Starting from either the centromeric or telomeric gene loci (in YAC clones 121B8 and 595C11, respectively), PCR-amplification and sequence of each exon and their flanking regions revealed five discrepancies between the centromeric and the telomeric BCD541 genes. The first one is a conservative substitution in exon 7 (codon 280) specific for the telomeric (TTC) or the centromeric BCD541 gene (TTT). The second one, located in the 3′ non-coding region (exon 8 nucleotide n 1155) is specific for the telomeric (TGG) or the centromeric BCD541 gene (TGA). Three other single base substitutions were observed in the sixth and seventh introns.

The observation of both versions of each exon (exon 7 and 8) on either YAC clones containing both gene loci (YAC clone 920C9) or the monochromosomal hybrid HIIW105 demonstrated that these substitutions are neither allelic nor due to polymorphisms. Band shifts on SSCP analysis of amplified exons 7 and 8 allowed an easy distinction of the telomeric (T-BCD541) and centromeric genes (C-BCD541) in both controls and SMA patients. All the unrelated healthy controls tested (n=75) harbored the T-BCD541 gene as determined by SSCP analysis of exons 7 and 8 (100%). Most of them (89.3%) also harbored the C-BCD541 gene but 8 out of 75 (8/75) (10.7%) lacked the C-BCD541.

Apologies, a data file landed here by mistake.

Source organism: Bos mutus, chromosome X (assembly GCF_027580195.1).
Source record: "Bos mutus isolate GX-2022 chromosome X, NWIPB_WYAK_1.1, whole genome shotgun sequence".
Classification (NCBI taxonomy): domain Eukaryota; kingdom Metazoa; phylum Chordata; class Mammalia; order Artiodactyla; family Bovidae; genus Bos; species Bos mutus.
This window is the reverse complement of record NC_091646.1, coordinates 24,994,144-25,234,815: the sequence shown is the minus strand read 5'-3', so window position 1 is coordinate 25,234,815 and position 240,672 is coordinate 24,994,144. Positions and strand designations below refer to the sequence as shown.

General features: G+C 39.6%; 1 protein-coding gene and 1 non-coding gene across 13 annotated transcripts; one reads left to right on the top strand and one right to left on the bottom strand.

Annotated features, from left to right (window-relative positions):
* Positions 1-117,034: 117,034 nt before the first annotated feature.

A total of 230 SMA patients were tested for single base substitutions detected in exons 7 and 8 by SSCP method after PCR-amplification of genomic DNA Among them, 103 belonged to type I, 91 to type II, and 36 to type III. Interestingly, 213 out of 230 SMA patients (92.6%) lacked the T-BCD541 gene on both mutant chromosomes compared with 0 out of 75 controls (0%). Moreover, 13 out of 230 SMA patients (5.6%) lacked the T-BCD541 gene for exon 7 on both mutant chromosomes but retained the T-BCD541 gene for exon 8 compared with 0 out of 75 controls (0%). Finally, only 4 out of 230 SMA patients (1.7%) harbored the T-BCD541 gene as determined by SSCP analysis of exons 7 and 8.

These results show that the T-BCD541 gene is either lacking or truncated in 98% of SMA patients. In addition, these data support the view that the disease gene is located between the telomeric locus detected by C272 and exon 8 of the T-BCD541 gene. Therefore, according to the overlapping restriction map of the phage contig, the critical region is entirely contained in 20 kb, suggesting that the telomeric BCD541 gene is the chromosome 5 SMA-determining gene.

In order to demonstrate that the T-BCD541 gene is responsible for SMA, point mutations in the 4 SMA patients in whom no rearrangement of the T-BCD541 gene had been observed were searched. Direct sequencing of PCR amplification products of each exon with their flanking regions was performed in the four patients.

A 7 bp deletion in the 3′ splice acceptor site of intron 6 (polypyrimidine tract) was found in patient SA. Sequence analysis of exon 7 flanking the deleted intron, recognized the sequence specific for the T-BCD541 gene. Moreover, the non-deleted PCR-product corresponding to the same region, harbored the sequence specific for the C-BCD541 suggesting that the other mutant allelc lacked the T-BCD541 gene.